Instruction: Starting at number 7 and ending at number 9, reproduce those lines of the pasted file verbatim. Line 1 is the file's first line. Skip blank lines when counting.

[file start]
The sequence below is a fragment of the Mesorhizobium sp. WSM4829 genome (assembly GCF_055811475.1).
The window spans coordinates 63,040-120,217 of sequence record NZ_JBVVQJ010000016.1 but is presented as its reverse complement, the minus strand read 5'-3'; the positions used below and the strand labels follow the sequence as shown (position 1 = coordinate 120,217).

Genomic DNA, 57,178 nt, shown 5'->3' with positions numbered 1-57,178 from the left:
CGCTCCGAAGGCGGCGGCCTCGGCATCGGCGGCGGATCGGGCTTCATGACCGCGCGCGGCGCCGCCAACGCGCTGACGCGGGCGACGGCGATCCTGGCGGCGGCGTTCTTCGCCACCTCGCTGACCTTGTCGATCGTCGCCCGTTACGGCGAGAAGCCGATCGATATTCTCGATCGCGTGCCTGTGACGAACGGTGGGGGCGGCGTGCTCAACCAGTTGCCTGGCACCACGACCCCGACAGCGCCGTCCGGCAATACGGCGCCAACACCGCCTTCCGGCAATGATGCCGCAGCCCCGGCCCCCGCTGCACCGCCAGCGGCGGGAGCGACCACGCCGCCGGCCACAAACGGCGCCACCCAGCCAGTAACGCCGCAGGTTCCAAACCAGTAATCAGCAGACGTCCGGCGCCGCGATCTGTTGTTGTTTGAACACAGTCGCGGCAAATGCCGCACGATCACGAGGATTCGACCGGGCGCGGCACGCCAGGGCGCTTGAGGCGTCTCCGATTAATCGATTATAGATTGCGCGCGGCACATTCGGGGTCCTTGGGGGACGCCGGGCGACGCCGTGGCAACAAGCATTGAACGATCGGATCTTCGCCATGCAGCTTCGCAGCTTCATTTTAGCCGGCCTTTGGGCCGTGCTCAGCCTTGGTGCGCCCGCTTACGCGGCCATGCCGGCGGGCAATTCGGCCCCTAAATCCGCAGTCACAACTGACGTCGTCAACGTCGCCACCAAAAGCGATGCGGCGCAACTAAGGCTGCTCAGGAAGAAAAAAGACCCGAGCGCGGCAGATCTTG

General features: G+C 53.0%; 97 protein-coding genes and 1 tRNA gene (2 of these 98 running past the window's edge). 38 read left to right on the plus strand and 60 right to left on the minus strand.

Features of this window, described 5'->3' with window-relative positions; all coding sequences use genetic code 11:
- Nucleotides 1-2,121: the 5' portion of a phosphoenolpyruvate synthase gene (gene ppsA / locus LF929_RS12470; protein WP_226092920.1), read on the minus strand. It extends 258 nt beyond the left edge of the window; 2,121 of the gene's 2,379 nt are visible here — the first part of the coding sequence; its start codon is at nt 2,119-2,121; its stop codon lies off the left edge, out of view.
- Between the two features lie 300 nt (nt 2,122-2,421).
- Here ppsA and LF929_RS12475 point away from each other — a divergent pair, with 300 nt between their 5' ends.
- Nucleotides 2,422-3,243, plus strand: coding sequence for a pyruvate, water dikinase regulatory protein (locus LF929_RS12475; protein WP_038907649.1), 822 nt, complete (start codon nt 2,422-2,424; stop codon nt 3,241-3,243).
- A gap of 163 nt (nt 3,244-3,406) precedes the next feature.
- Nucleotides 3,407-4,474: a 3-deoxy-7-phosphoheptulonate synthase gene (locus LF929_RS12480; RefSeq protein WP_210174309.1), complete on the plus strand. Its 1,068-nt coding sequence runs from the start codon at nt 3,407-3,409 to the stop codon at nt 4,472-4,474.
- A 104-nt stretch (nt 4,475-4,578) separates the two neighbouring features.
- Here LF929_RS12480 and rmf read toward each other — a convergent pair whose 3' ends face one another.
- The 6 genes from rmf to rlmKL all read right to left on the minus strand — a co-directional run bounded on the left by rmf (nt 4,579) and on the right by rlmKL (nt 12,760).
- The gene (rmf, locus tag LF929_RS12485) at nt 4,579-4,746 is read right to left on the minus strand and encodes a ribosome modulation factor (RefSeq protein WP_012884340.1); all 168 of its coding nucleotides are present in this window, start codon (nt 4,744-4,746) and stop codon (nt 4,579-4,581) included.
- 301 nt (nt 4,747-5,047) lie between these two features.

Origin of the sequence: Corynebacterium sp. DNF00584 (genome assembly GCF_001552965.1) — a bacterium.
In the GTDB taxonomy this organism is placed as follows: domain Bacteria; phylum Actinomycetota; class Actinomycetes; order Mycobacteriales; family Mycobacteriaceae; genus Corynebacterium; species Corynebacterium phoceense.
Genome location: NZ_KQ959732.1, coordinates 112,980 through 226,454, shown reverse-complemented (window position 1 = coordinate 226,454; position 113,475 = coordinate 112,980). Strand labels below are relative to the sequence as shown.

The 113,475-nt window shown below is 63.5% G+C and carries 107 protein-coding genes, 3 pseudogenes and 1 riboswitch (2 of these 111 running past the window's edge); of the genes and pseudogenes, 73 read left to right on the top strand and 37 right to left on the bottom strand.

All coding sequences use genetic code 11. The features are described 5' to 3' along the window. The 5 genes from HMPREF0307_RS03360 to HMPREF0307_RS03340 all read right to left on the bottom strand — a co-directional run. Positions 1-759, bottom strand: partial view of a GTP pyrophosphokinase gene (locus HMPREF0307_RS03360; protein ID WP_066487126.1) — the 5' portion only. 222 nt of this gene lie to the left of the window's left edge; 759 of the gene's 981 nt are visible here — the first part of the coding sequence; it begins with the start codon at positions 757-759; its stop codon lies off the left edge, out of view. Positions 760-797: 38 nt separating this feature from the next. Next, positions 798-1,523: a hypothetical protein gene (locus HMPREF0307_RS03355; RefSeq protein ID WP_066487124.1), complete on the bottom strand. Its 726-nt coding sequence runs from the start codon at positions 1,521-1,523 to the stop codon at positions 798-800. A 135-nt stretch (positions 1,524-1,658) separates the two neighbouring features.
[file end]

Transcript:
- Nucleotides 1-2,121: the 5' portion of a phosphoenolpyruvate synthase gene (gene ppsA / locus LF929_RS12470; protein WP_226092920.1), read on the minus strand. It extends 258 nt beyond the left edge of the window; 2,121 of the gene's 2,379 nt are visible here — the first part of the coding sequence; its start codon is at nt 2,119-2,121; its stop codon lies off the left edge, out of view.
- Between the two features lie 300 nt (nt 2,122-2,421).
- Here ppsA and LF929_RS12475 point away from each other — a divergent pair, with 300 nt between their 5' ends.